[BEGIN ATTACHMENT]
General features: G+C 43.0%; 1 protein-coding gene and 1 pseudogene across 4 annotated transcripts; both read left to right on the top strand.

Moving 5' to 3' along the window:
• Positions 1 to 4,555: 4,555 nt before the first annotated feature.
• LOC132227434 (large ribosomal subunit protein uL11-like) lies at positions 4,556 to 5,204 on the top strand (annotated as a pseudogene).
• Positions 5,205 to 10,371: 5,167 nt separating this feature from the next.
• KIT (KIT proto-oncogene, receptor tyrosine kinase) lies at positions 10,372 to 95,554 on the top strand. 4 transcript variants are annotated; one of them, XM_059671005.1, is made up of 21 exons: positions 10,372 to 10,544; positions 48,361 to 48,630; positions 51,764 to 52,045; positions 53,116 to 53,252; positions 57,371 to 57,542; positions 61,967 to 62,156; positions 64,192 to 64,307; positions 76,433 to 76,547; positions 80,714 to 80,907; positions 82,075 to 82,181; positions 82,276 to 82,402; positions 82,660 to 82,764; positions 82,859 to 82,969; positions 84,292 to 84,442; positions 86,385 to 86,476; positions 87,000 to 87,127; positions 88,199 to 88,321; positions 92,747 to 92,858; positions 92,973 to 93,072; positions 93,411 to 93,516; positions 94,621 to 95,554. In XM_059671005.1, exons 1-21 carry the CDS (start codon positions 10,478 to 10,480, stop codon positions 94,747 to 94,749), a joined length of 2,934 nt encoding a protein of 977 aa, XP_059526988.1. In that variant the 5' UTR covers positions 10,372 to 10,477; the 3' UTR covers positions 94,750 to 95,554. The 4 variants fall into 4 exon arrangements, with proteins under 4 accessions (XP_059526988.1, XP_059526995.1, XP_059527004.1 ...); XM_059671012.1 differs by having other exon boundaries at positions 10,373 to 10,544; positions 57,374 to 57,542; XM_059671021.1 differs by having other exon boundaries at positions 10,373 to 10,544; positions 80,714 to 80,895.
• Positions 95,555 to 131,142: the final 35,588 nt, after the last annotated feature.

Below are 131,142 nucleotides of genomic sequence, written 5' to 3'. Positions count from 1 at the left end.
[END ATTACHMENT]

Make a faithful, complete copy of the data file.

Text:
General features: G+C 43.0%; 1 protein-coding gene and 1 pseudogene across 4 annotated transcripts; both read left to right on the top strand.

Moving 5' to 3' along the window:
• Positions 1 to 4,555: 4,555 nt before the first annotated feature.
• LOC132227434 (large ribosomal subunit protein uL11-like) lies at positions 4,556 to 5,204 on the top strand (annotated as a pseudogene).
• Positions 5,205 to 10,371: 5,167 nt separating this feature from the next.
• KIT (KIT proto-oncogene, receptor tyrosine kinase) lies at positions 10,372 to 95,554 on the top strand. 4 transcript variants are annotated; one of them, XM_059671005.1, is made up of 21 exons: positions 10,372 to 10,544; positions 48,361 to 48,630; positions 51,764 to 52,045; positions 53,116 to 53,252; positions 57,371 to 57,542; positions 61,967 to 62,156; positions 64,192 to 64,307; positions 76,433 to 76,547; positions 80,714 to 80,907; positions 82,075 to 82,181; positions 82,276 to 82,402; positions 82,660 to 82,764; positions 82,859 to 82,969; positions 84,292 to 84,442; positions 86,385 to 86,476; positions 87,000 to 87,127; positions 88,199 to 88,321; positions 92,747 to 92,858; positions 92,973 to 93,072; positions 93,411 to 93,516; positions 94,621 to 95,554. In XM_059671005.1, exons 1-21 carry the CDS (start codon positions 10,478 to 10,480, stop codon positions 94,747 to 94,749), a joined length of 2,934 nt encoding a protein of 977 aa, XP_059526988.1. In that variant the 5' UTR covers positions 10,372 to 10,477; the 3' UTR covers positions 94,750 to 95,554. The 4 variants fall into 4 exon arrangements, with proteins under 4 accessions (XP_059526988.1, XP_059526995.1, XP_059527004.1 ...); XM_059671012.1 differs by having other exon boundaries at positions 10,373 to 10,544; positions 57,374 to 57,542; XM_059671021.1 differs by having other exon boundaries at positions 10,373 to 10,544; positions 80,714 to 80,895.
• Positions 95,555 to 131,142: the final 35,588 nt, after the last annotated feature.

Below are 131,142 nucleotides of genomic sequence, written 5' to 3'. Positions count from 1 at the left end.